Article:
Sunday, 21 October 2012

Research - Editing techniques - Ms Begum

Editing – Ms Begum

What is editing and what is the importance of it?
Editing is used to provide coherence and continuity to the film, There are different types of editing techniques used to specific effect which I would talk about in depth. It’s also used for effect by emphasising the action while the attack is taking place. Personally i believe that editing is one of the most influential and important micro-element because it has the potential to directly impact on how the audience feels due to the pacing of the editing. As show in the example, as the intensity of the scene builds up, the speed of the editing also does.


Film trailers are an excellent in connecting with the audience, and giving a general idea of what the film is going to be about. In addition also to advertise the film to the audience that prefers the type of genre the film belongs to. Film trailers consist of a mixture of editing styles, techniques and speed to advertise a film.
Terms learnt in lesson:
Straight cut:
Straight cup refers to when a shot moves into another shot in an edit and it’s done in a way that does not confuse the audience.
Fade to black:
A fade to black edit is when one shot goes/moves into another and there is a black filter in between. At the end of the clip we see a fade to black edit being displayed.
Wipe cut:
A wipe cut is when a shot slides into another, with a distinct type of edge that would form a shape. This clip shows examples of wipe cuts, the first one is shown when the character is in the shower and the wipe cut results in the character being in bed. Then, from he being in bed to getting changed into his clothes.

Dissolve is a transition effect in which an image gradually fades out while another image simultaneously replaces the original image. A specific film in where we can see ‘dissolve’ happening is at the end of psycho. This is where there characters face dissolves into a skeleton figure. 

Reaction shot:
This in a any shot, usually used as a cutaway in which we see the characters reaction to a previous shot.

This is the speed of editing where shots are juxtaposed together in a quick way to cause create excitement. The clip shows various example of montage used in thrillers, for example from '2:16 to 2:18' we can see a montage from the amazing spider man.

 Slow and Fast editing:
Slow editing is when clips are put together in a slower pace and this is to create suspense and prioritise action. Slow editing is used frequent in thriller films to because of the suspense it creates.
In contrast to slow editing, fast editing is when clips are put together in a fast pace. this is usually seen in thriller films at appropriate scenes such as an attack that’s taking place. I think it’s been used to portray the intense action that’s taking place .It causes a chilling response to the audience by the fast and quick editing used.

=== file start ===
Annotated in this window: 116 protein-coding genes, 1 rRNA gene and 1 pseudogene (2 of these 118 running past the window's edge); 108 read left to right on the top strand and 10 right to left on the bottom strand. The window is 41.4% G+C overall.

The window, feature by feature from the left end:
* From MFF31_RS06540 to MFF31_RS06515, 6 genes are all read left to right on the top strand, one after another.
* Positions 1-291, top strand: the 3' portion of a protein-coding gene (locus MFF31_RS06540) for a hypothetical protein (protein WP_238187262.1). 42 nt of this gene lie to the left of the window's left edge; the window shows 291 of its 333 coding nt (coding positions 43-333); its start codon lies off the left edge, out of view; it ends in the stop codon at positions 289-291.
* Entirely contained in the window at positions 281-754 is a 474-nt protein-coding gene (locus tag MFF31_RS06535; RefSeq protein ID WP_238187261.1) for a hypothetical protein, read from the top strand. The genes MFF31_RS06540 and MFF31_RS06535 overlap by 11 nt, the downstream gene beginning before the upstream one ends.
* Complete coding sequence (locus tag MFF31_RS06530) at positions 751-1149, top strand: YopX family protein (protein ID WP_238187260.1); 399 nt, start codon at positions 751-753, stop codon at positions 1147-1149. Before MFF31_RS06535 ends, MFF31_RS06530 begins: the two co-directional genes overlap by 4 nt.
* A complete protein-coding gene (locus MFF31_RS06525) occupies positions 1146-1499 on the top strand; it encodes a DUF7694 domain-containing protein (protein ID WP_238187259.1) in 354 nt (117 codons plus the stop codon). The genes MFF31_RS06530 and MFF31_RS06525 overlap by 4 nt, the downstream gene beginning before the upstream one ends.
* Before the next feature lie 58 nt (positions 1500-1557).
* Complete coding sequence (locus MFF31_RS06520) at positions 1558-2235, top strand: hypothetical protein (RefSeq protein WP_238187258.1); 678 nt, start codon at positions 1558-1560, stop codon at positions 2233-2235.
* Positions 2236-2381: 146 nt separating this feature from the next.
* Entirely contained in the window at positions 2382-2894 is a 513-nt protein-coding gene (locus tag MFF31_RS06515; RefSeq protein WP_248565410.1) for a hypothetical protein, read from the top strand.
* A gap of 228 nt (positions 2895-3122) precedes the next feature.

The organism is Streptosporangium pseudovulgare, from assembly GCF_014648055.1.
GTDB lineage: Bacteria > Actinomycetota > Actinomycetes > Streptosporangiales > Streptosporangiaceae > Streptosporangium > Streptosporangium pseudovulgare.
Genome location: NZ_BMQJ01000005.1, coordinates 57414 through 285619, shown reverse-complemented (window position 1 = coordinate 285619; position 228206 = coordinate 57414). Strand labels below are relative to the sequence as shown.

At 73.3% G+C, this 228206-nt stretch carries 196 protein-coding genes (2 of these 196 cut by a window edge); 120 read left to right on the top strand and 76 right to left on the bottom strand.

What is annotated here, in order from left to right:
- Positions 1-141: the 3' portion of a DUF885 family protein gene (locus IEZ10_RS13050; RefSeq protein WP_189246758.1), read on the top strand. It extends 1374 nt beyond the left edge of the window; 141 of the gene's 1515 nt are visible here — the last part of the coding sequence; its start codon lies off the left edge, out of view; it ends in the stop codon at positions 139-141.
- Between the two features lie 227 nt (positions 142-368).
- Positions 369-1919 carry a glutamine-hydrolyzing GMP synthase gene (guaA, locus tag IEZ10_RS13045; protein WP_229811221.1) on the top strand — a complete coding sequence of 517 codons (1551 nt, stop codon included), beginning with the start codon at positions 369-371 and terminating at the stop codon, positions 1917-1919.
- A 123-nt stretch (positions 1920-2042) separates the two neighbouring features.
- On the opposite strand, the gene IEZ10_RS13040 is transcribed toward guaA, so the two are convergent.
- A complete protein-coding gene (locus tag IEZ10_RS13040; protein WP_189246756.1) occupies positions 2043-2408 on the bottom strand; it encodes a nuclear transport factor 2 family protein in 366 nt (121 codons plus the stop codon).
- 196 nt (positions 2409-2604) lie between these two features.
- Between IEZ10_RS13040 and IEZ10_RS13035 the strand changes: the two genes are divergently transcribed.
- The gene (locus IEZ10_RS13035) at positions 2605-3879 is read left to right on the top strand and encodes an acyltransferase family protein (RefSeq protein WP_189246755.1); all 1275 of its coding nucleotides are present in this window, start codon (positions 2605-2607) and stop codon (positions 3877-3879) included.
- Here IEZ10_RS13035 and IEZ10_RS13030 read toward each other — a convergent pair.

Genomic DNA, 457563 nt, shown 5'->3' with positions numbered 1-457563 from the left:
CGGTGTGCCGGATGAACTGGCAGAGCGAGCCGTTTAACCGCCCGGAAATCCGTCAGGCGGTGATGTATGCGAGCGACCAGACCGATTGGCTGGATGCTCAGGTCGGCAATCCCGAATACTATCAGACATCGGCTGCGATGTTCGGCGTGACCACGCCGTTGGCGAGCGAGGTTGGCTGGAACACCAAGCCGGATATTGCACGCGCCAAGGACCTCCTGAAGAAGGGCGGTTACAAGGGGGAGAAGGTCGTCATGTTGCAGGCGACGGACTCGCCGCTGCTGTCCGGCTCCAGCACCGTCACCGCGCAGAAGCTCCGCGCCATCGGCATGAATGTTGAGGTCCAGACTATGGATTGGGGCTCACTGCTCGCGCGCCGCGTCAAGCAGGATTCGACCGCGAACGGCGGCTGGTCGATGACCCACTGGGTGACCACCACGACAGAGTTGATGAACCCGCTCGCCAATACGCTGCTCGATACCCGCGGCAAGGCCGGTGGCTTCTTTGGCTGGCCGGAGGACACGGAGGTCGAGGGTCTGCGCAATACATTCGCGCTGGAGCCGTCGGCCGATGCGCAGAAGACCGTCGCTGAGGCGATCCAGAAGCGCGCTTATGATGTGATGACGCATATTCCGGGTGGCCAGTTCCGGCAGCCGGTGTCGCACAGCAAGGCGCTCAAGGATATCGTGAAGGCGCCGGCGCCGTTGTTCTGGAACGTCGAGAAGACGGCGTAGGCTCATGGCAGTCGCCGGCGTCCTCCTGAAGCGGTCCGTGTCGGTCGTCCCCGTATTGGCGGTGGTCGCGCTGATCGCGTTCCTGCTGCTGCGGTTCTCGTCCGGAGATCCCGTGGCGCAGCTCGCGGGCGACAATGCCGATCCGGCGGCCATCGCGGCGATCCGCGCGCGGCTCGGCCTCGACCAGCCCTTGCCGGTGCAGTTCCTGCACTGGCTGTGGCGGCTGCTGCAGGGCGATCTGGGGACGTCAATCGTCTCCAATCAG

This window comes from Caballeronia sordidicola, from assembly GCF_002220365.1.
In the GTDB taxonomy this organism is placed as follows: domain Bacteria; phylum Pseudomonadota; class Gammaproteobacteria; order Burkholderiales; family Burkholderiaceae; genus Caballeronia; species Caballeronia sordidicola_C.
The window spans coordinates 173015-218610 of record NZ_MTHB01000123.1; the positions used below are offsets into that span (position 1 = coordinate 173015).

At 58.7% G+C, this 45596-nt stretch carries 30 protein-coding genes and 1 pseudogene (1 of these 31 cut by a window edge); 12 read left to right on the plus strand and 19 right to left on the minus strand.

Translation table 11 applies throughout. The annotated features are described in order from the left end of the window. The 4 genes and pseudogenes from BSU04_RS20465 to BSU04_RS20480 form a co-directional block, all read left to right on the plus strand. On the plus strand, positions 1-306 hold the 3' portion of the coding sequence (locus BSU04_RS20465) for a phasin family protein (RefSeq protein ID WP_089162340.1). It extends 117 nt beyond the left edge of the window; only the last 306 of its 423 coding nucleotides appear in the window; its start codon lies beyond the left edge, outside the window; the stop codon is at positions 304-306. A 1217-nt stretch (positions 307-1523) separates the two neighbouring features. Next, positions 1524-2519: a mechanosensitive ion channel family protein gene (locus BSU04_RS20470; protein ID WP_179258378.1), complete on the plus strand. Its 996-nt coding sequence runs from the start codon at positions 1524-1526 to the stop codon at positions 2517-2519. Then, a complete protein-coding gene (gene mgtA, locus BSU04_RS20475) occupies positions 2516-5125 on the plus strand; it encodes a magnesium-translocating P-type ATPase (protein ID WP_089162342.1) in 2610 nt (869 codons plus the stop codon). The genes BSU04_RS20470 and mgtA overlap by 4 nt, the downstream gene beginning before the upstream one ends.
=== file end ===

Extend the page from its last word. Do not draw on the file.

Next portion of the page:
180 degree rule:
The 180 degree rule refers to a hypothetical line drawn between two or more actors/actresses. The camera doesn't cross the line, because this would cause confusion to the audience, also the shooting would not be at a constant rate. As shown in the example the 180 degree rule is used between a conversation between the three characters.

Shot reverse shot:
This editing technique is usually used during a conversation and it is when one shot quickly follows another. The example from ' Dawn of the dead' implies the use of a shot reverse shot at the time of 2:10 and 2:20 when the male and the female characters are having a conversation.

Jump cut:
This involves a drastic camera movement that is noticeable by the viewer, and the edit almost ‘jumps’ in the clip we see scenes from the thriller movie ' layer cake ' that uses jump cuts which gave me a wider understanding on how jump cuts are used in thrillers.

Analysis of a thriller scene:

The editing technique that is used and stands out in the clip is Dissolve. We see it at the end of the film where the scene finishes with the murderers face dissolving into a skeleton. I could come to an assumption that the reason for this editing technique is to portray that the murderer is either about to die or is not going to be able to murder again, moreover it could have been used to give an idea to the audience as to what happens to the character without using any form of dialogue. This would create a chilling response from the audience because the way the scene dissolves from a man to a skeleton would shock the audience and it would leave question marks in the audience's head wanting to know why has dissolve being used and what would this lead to.
This research into editing has helped me understand how they are used in effect in various aspects in a film and in the production of the film. Such as trailers to attract the target audience, and also the editing types used in the appropriate scenes throughout a film which creates a response from the audience. I've learnt about the editing types that are appropriate to use in a specific scene and also I can put some of the ideas that I've learnt into practice in my own thriller film, such as dissolve and fast editing when the intensity of the scene increases.


  1. Some good work here Onat. Key terms defined well and clearly presented.

    To improve;
    - in your introduction, discuss the response editing can create from the audience
    -provide examples from thrillers to support most, if not all of your examples
    -analyse a thriller scene in detail using PEER
    -try and get rid of the extra psycho scene that follows your screen...

  2. Better Onat, and more thriller examples have been used to support your work.

    To improve,
    -within your examples, analyse them all by relating the technique to audiences responses.
    -Your example at the end, look to identify more than one example
    -some of your examples are not visible...